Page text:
- Resources: Laws, Searching, Reunion
- Resources to Help Parents Keep Their Babies
- Favorite Adoption Quotes
- Considering Open Adoption? What You Should Know
- Response to The Adoption Option
- UPDATE: NY Adoptee Rights
- Letter to Birth Mother or Sibling
- Giving Up Your Baby?
- Writing the First Letter
- 'Positive' Adoption Language?
- What We Think About Adoption
Tuesday, October 27, 2009
Adoption in the Air
Not in today's world.
Two Sundays ago I read the New York Times's Modern Love in the Style section (To Nurture Again, With Courage), and discover early on that it is the story of how a woman feels when her two-year-old daughter adopted from China is ill, as this girl is a replacement for her natural daughter who died a year or so earlier. Okay, I'm thinking, that's got to be weird, growing up knowing that you only ended up in that family because--somebody else died. I think about writing a letter, but you know, sometimes I am just tired of it all.
That night, or the next, I watch Criminal Minds and come upon a story about a nutjob and his just-as-sick dying wife who pay someone to abduct blonde, blue-eyed girls of child-bearing age whom they lock up in the basement, impregnate and hope for a boy to replace the boy-child who died several years earlier. If a girl is born, she is left at a church and put up for adoption. (Shades of China, right?) The nutcase couple have already given away a couple of girls, the guy has killed the teenagers who were unfortunate to give birth to girls, but the investigators can amazingly enough trace one of those kids (through DNA left on the corpse which has been dug up, yes, it's icky but that's modern science) to the real grandparents. (Real, I said, real, yes I did.)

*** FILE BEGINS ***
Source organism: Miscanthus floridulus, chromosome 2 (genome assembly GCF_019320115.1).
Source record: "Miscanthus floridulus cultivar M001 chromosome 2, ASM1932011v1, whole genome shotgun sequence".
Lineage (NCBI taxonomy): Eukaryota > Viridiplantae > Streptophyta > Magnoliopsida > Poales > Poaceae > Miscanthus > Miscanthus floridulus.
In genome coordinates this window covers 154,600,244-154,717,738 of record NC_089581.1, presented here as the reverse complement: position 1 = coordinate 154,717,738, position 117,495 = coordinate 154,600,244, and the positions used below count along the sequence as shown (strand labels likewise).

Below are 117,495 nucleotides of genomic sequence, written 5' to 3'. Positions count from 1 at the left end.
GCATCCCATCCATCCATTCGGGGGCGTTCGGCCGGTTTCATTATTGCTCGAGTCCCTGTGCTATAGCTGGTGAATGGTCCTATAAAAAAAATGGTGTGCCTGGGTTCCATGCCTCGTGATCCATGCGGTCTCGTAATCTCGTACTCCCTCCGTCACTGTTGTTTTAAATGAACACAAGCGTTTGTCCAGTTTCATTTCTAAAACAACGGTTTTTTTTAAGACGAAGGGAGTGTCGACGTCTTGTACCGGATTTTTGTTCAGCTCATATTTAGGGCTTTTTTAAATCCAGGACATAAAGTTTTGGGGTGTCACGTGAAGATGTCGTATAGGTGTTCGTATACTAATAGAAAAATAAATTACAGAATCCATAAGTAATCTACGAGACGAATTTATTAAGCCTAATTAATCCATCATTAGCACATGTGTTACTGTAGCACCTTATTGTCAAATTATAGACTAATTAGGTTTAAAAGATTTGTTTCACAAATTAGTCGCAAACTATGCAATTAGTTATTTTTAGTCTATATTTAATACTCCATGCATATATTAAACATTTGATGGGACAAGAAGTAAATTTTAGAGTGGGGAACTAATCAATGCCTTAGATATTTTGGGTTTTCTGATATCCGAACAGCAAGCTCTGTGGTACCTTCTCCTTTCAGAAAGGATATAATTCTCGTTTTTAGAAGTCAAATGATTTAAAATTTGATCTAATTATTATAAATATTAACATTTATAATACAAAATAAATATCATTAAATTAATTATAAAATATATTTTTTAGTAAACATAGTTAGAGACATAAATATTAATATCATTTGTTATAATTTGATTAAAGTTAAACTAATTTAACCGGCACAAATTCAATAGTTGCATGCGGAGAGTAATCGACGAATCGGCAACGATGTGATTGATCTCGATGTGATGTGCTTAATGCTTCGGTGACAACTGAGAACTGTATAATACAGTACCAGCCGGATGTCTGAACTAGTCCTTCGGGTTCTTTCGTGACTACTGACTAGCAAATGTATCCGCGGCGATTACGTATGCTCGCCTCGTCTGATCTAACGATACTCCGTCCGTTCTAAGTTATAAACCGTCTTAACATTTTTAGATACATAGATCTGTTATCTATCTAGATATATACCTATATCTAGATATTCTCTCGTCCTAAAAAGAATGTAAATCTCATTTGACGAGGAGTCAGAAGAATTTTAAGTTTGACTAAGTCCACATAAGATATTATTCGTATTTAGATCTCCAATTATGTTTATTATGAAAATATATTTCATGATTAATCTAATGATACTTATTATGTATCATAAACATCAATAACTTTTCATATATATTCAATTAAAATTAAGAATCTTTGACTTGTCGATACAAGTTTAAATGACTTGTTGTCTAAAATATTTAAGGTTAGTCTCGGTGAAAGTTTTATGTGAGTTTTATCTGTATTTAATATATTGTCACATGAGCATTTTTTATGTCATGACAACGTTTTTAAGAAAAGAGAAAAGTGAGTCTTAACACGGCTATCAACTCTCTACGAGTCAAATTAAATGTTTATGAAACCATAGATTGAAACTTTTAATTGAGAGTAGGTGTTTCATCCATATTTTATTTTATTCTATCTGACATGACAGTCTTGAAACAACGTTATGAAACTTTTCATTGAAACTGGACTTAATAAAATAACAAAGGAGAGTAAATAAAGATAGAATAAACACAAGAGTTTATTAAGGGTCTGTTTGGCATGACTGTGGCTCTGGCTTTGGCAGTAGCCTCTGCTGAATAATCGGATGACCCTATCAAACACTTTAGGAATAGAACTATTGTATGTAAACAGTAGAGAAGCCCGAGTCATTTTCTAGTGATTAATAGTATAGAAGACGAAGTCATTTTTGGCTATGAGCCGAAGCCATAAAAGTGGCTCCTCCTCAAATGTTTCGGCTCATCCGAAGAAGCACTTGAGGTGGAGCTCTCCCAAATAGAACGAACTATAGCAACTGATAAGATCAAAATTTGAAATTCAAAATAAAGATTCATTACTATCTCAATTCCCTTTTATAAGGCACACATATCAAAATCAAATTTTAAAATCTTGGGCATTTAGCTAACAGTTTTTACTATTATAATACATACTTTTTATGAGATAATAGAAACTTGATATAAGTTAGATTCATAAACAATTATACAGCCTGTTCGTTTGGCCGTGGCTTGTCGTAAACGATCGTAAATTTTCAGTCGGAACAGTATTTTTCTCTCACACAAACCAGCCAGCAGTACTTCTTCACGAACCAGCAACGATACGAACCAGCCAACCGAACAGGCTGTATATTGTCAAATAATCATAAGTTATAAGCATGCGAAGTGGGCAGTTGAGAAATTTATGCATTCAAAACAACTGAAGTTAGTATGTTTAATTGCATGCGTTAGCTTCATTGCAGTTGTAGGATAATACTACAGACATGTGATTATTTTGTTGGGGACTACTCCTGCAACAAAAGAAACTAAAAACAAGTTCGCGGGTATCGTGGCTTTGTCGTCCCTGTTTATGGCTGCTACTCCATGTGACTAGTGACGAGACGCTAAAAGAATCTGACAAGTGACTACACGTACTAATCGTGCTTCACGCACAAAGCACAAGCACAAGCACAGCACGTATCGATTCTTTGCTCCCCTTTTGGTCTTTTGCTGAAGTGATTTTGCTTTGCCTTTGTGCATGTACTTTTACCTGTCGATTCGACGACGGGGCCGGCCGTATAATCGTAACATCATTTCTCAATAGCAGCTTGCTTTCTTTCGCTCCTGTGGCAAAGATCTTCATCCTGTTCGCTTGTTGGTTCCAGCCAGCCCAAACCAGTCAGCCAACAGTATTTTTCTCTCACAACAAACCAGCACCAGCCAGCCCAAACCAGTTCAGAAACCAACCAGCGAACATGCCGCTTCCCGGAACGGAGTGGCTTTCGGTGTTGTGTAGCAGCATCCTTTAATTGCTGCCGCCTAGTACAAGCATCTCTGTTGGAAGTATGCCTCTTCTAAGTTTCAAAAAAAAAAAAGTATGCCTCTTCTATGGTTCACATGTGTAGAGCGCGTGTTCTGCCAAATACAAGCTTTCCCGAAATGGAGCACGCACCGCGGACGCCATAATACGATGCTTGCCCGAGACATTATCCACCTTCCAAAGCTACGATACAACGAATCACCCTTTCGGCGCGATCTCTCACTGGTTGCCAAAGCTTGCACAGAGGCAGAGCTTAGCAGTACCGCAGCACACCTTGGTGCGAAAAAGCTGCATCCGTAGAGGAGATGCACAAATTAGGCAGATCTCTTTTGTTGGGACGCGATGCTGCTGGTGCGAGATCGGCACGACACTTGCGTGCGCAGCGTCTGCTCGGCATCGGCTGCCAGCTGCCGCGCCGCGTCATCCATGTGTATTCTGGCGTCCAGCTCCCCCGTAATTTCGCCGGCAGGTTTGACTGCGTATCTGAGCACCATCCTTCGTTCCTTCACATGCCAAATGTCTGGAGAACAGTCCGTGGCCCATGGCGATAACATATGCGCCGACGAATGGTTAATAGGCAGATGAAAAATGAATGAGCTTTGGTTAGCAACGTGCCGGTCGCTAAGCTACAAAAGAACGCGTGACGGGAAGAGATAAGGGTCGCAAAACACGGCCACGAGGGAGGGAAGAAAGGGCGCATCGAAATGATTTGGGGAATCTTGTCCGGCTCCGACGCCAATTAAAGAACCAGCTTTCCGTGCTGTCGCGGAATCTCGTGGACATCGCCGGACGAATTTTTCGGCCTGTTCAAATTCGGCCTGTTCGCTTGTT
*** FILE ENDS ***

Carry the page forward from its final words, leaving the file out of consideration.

You, dear reader, can already see where this is going. Do we have another Baby Anna Schmidt/Jessica DeBoer/Anna Mae He case on our screens? Will the grandparents sue for custody, ripping the child from the loving arms of the strangers who have given her the only home she knows? The script contains a bit discussion about the grandparents' legal right to their offspring, and what's in the best interest of the child, should not the child stay in her stable home? Someone says that the grandparents would probably not have any trouble getting the kid back, as they are her biological grandparents, and I'm thinking, What planet do you live on, scriptwriter? No problem? And the kid is....what six or seven? Have you read about these kinds of cases in the last twenty years? Now I'm hooked, for sure. No changing channels til I see how this plays out.
Of course, by the hour's end, the secret basement jail is found, the young mother who just gave birth to a boy still there is happily reunited with her child immediately, but the darling blond boy found upstairs watching television when the cops came in? Who is currently being raised by the nutjob parents? Mom is dying (stage four breast cancer), dad is clearly going to prison. Is the boy going to go "into the system?" No, we have a tidy ending to make everybody happy. Fortunately, he is also the offspring of the aforementioned grandparents, sharing their DNA, and the fade out shows them meeting him while a voice over informs us that the adoptive parents of their other grandchild has agreed to some sketchy idea of visitation. Whew!
Yesterday afternoon a friend who is the health honcho at Consumer Reports sent me a press release from the University of North Carolina informing me that children adopted from overseas have no greater disabilities than children adopted domestically: